New Jersey
Last Update: January 30, 2014

Progress is slow, but reformers are not giving up

The 2013 legislative session saw many sensible marijuana policy proposals. Sadly, few of them were approved. A4537 would have allowed qualifying patients to obtain marijuana from out of state, such as the strain Charlotte’s Web, which is grown in Colorado and known for treating seizures. The bill was passed by the Assembly 50-23, but then died in a Senate committee.   

Another compassionate bill, A765/S1220 would have protected medical marijuana patients from being discriminated against in the provision of medical care, including organ transplants. The bill passed both chambers in landslide votes. Unfortunately, Gov. Christie failed to take action, and the bill was vetoed.

One bright spot was Gov. Chris Christie’s approval of A4241/S2842 — though he first made the bill more restrictive. The new law expands the number of strains a dispensary can grow and allows for the production of edible marijuana products for minors only. It also reduces the hurdles minor patients must jump through.

Fortunately, New Jersey’s champions have not given up in 2014. Already, Assemblyman Reed Gusciora has re-introduced his decriminalization bill, now A218, which will impose a civil fine starting at $150 for the possession of up to 15 grams of marijuana.A poll released in June 2013 found that 61% of New Jersey voters favor such a proposal. In the past, Gov. Christie has threatened to veto such measures if they passed. So it is especially important for your representatives to know that you stand behind them in supporting A218. Please email them today!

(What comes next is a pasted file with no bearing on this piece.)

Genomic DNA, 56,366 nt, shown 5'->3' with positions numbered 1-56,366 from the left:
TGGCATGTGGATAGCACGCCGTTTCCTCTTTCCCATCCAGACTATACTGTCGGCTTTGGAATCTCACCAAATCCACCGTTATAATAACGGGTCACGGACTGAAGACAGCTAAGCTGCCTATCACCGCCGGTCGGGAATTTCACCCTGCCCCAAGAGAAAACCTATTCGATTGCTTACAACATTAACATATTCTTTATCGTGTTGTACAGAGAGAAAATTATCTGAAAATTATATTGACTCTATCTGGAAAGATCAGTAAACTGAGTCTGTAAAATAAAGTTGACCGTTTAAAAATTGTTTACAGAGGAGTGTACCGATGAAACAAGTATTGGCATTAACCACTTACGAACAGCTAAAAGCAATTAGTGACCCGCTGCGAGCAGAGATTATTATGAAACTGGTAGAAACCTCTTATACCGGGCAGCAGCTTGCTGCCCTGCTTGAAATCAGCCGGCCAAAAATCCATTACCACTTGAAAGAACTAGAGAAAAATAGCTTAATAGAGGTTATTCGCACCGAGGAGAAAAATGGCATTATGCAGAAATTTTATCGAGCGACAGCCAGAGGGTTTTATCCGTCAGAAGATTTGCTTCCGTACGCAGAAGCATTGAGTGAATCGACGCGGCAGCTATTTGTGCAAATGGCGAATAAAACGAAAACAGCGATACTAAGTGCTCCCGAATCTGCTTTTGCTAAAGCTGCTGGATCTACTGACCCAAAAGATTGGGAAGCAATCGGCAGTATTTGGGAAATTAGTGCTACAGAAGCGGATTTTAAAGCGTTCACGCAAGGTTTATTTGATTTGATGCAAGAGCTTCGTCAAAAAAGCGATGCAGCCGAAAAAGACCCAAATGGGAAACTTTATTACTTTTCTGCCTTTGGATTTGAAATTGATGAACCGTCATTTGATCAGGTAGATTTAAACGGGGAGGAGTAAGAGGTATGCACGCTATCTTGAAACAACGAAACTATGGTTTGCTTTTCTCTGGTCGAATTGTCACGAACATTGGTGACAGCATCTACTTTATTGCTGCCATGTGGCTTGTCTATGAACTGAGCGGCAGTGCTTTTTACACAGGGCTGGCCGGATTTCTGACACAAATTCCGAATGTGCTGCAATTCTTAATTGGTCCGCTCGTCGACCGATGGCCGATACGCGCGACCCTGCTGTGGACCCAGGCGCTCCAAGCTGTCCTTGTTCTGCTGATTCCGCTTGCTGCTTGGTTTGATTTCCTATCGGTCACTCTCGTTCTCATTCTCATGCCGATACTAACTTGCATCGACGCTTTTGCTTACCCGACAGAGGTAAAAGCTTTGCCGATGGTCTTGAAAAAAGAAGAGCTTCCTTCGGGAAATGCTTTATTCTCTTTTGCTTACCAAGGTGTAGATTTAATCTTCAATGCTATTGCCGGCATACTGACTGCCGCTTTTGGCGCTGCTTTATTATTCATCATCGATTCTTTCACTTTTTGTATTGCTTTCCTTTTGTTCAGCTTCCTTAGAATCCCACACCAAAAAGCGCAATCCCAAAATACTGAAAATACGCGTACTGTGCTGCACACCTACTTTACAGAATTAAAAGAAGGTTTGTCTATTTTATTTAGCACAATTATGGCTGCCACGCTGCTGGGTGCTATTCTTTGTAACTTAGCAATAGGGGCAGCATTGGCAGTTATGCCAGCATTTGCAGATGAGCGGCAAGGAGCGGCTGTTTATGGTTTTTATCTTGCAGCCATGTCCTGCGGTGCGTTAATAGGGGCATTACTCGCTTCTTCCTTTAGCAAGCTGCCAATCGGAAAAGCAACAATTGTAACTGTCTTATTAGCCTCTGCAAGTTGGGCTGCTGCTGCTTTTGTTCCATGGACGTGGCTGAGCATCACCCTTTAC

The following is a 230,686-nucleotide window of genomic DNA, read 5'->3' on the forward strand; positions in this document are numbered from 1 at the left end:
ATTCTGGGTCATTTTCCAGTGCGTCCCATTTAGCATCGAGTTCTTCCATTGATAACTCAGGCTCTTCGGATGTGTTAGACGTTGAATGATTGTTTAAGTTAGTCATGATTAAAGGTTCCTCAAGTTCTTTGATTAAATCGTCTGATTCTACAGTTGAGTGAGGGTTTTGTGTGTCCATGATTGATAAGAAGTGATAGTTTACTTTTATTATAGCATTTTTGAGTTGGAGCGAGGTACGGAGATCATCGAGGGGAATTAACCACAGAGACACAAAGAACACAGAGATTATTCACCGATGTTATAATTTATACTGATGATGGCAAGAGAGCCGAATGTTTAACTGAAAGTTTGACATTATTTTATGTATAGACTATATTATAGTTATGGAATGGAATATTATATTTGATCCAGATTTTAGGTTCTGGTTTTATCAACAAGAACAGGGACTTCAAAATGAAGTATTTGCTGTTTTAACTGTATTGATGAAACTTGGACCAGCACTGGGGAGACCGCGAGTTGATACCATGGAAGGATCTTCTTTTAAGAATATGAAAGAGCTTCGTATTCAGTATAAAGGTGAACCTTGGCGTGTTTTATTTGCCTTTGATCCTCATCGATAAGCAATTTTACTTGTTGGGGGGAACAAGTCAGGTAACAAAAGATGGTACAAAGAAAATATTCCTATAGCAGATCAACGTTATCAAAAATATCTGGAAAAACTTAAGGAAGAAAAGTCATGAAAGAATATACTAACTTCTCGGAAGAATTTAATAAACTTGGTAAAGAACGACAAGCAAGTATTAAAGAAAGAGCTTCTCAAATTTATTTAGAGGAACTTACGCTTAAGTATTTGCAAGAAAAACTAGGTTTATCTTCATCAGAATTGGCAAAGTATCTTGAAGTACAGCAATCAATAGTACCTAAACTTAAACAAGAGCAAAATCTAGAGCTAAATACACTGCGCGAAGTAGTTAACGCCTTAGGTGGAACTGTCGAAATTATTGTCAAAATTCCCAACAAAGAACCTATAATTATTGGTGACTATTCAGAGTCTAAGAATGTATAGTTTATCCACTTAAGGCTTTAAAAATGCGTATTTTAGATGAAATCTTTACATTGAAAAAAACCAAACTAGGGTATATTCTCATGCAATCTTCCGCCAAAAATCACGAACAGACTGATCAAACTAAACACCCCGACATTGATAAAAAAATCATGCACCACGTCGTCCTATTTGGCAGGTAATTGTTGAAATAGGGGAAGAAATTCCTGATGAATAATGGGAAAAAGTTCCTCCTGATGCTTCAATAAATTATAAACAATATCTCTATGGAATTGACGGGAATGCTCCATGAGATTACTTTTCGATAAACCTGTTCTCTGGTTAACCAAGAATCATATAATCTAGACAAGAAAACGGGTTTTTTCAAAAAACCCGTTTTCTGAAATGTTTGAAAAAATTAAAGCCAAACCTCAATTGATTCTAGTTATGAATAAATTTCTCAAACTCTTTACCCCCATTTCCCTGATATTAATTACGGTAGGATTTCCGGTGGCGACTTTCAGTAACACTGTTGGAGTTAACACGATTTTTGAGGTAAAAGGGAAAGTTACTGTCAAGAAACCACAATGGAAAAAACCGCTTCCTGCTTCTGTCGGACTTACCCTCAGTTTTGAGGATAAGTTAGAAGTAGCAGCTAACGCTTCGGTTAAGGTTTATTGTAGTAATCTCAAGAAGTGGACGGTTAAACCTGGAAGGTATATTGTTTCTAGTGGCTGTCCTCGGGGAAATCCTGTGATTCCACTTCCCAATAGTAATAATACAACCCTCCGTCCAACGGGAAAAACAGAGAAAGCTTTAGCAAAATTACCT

Finally, Sen. Nicholas Scutari has already announced that he will be sponsoring a bill to legalize marijuana and regulate it like alcohol. Make sure to sign up for MPP alerts to get the latest updates on marijuana policy in New Jersey.


New Jersey medical marijuana program slowly growing

Although the Garden State’s medical marijuana program was signed into law in 2010, implementation has been slow. New Jersey's law does not allow patients or caregivers to cultivate medical marijuana and the single alternative treatment center (ATC) that was opened in late 2012 was only able to produce enough medicine to serve a fraction of the state’s patients. At long last, two more ATCs opened in Fall 2013. Three more have been preliminarily approved but have not yet opened. As of January 2014, there are 2,279 patients registered with the state Medicinal Marijuana Program.

Another obstacle facing patients in New Jersey is the fact that not all doctors can recommend medical marijuana. Unlike other states with medical marijuana laws in effect, only doctors who register with the state are allowed to qualify patients for New Jersey’s program. Information on how to find a doctor who can qualify patients for the MMP is available here.


ACLU study shows New Jersey’s harsh marijuana laws result in racially disproportionate arrest rates

In New Jersey, possession of even a single joint for non-medical purposes is punishable by up to six months of incarceration and up to a $1,000 fine.

A 2013 study by the American Civil Liberties Union found that although blacks and whites use marijuana at nearly identical rates, blacks in New Jersey are 2.8 times more likely than whites to be arrested for marijuana possession.


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